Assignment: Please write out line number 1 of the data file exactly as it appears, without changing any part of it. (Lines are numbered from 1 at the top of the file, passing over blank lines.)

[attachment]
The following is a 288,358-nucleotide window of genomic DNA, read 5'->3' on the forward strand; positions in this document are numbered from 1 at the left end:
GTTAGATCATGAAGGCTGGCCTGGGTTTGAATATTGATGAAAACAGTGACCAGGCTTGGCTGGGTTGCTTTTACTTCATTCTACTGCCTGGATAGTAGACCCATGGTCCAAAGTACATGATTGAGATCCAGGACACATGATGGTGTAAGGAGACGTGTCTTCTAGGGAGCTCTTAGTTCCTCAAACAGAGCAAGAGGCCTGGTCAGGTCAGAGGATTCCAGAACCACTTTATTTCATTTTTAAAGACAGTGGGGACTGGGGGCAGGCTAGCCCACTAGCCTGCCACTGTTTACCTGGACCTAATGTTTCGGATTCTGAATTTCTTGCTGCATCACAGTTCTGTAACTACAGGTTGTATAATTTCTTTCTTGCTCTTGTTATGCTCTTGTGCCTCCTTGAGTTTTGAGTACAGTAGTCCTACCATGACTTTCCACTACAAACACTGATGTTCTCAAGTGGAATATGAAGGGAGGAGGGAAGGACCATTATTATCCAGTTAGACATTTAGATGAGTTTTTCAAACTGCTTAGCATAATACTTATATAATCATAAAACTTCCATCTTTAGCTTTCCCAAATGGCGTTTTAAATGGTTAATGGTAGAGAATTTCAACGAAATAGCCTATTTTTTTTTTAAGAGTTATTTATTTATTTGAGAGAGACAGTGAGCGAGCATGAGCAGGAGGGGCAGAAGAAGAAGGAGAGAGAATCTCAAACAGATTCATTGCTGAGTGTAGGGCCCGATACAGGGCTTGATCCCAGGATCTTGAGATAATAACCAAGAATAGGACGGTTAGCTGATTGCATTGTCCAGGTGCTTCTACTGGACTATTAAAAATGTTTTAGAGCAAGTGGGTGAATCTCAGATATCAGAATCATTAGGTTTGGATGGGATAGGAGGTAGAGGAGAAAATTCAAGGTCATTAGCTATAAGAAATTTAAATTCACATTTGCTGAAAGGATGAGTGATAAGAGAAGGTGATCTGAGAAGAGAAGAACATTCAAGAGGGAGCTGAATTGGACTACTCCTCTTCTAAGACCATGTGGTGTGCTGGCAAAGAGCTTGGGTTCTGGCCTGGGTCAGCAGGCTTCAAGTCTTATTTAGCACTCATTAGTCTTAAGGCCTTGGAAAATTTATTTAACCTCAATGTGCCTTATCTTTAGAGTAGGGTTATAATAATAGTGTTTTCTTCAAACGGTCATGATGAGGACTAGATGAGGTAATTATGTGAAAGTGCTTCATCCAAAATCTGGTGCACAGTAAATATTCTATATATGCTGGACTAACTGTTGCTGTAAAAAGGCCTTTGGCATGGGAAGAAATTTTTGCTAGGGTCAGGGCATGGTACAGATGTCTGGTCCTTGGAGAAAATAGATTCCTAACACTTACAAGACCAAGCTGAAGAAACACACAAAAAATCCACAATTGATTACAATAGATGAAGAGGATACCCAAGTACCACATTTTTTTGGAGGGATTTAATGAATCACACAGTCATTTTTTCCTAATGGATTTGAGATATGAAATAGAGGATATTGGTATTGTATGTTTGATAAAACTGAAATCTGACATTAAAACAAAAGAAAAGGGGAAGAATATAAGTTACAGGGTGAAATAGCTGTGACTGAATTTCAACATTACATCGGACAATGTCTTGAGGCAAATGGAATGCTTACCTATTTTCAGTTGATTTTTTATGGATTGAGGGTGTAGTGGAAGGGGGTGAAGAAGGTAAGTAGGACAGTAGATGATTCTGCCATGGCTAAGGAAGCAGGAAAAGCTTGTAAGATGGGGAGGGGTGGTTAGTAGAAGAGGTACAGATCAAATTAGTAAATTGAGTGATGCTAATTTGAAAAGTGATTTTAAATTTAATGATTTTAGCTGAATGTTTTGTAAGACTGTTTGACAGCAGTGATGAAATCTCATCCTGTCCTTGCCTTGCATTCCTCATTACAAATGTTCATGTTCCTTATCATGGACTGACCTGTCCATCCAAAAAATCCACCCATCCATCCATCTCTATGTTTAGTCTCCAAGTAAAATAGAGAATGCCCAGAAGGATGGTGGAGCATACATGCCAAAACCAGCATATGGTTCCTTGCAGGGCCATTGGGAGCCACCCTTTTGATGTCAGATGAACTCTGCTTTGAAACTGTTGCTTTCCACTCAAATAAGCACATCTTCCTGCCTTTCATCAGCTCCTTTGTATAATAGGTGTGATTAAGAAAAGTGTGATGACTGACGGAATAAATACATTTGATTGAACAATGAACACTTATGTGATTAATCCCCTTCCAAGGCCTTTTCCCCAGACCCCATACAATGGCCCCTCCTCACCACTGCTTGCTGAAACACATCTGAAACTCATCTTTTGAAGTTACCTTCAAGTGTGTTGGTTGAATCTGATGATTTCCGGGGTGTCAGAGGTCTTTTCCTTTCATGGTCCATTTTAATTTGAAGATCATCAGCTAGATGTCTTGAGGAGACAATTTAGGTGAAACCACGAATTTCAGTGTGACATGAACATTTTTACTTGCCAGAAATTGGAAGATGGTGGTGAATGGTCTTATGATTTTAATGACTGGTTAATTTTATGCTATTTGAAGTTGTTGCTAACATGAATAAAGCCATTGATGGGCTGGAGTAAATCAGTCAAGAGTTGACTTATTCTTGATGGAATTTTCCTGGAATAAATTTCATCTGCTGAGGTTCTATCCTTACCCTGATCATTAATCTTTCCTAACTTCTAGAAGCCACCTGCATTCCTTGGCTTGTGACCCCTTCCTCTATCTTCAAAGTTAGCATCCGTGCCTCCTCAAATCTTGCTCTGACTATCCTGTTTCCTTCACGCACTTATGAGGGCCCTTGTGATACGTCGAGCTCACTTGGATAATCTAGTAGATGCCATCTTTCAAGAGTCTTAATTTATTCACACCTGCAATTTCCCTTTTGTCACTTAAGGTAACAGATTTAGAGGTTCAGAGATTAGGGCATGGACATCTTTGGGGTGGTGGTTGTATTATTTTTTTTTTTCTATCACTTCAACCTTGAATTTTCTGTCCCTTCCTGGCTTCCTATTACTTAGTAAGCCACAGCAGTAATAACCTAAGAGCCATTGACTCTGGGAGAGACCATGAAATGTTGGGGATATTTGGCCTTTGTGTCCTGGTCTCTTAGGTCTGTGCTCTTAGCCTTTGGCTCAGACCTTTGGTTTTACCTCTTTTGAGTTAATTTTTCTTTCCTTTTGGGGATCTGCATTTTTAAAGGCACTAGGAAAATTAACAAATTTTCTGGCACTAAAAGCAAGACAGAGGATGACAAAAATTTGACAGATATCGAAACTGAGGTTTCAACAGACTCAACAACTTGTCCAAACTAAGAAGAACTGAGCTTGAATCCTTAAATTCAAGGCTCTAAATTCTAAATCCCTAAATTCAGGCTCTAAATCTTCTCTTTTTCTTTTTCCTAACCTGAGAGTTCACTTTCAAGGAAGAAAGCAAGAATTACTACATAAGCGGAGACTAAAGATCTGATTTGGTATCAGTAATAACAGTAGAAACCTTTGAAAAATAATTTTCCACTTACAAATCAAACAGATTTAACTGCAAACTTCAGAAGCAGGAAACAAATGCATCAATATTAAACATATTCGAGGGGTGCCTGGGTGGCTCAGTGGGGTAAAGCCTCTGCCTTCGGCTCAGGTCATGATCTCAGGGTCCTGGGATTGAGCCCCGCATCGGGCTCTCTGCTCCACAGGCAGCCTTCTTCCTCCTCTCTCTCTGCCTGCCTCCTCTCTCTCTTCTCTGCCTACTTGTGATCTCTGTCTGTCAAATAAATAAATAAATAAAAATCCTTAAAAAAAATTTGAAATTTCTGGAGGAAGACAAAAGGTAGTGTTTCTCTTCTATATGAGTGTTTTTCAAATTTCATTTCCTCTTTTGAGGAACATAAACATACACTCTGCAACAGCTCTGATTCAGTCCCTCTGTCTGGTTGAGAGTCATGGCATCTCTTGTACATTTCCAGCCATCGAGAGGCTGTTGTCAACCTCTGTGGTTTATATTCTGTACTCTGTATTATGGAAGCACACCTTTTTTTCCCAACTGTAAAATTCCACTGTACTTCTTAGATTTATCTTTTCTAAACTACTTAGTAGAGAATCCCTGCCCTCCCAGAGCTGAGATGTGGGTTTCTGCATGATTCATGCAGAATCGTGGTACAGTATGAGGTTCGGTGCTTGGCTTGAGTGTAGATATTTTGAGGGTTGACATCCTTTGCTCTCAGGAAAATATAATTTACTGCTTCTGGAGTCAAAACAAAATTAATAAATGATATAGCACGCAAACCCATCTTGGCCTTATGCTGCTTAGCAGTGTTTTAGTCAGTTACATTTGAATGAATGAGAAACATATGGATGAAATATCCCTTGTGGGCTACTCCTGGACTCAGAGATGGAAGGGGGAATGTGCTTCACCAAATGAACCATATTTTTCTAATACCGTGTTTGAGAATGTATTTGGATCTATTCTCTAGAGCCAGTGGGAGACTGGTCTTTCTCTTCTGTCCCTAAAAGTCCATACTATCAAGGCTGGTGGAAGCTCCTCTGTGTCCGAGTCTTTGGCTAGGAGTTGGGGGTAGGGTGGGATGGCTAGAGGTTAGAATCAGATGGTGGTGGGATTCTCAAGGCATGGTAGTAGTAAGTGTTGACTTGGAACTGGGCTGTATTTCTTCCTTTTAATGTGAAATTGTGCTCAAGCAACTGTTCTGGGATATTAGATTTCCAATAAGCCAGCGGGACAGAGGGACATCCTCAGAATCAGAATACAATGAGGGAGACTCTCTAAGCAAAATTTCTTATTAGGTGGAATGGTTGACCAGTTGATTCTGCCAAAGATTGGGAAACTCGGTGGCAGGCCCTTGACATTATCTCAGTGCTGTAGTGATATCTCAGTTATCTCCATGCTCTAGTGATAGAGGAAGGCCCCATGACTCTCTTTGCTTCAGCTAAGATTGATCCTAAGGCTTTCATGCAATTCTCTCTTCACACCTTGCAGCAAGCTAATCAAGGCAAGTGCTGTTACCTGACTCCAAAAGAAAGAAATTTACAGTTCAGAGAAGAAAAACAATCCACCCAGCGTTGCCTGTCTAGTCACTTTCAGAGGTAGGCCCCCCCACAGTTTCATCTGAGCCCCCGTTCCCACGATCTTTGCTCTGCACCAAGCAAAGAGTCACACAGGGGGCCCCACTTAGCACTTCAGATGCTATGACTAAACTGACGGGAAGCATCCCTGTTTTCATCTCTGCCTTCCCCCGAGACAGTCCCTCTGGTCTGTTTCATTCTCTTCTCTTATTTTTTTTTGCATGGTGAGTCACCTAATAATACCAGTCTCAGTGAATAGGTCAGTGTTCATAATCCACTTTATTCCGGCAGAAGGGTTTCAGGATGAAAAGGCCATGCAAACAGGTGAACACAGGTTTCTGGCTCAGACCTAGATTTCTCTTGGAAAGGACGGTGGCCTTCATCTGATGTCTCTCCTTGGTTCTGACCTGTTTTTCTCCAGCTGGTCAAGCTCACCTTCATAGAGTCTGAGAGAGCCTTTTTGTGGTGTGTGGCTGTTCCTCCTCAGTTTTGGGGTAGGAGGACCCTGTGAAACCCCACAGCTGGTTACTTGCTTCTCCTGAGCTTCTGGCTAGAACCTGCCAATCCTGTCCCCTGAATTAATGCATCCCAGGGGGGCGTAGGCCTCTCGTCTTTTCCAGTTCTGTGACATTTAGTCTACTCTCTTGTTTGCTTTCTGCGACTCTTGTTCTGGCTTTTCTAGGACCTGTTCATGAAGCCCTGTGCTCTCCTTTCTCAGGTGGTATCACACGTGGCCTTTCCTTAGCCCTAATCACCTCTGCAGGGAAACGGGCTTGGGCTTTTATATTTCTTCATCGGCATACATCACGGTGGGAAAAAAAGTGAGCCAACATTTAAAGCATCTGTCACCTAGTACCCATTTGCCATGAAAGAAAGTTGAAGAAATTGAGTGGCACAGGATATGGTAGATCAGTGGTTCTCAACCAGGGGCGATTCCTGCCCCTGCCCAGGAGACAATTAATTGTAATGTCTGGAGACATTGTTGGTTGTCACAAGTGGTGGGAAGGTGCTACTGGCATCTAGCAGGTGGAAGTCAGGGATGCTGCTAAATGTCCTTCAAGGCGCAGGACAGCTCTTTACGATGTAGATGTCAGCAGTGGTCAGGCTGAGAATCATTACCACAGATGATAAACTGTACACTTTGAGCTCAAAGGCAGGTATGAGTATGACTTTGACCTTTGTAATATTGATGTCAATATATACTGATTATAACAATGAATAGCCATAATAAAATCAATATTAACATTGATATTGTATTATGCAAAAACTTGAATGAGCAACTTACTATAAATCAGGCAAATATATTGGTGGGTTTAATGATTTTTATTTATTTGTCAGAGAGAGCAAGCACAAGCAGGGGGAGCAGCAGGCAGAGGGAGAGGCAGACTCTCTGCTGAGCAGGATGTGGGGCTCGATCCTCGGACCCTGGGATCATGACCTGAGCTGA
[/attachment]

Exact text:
The following is a 288,358-nucleotide window of genomic DNA, read 5'->3' on the forward strand; positions in this document are numbered from 1 at the left end: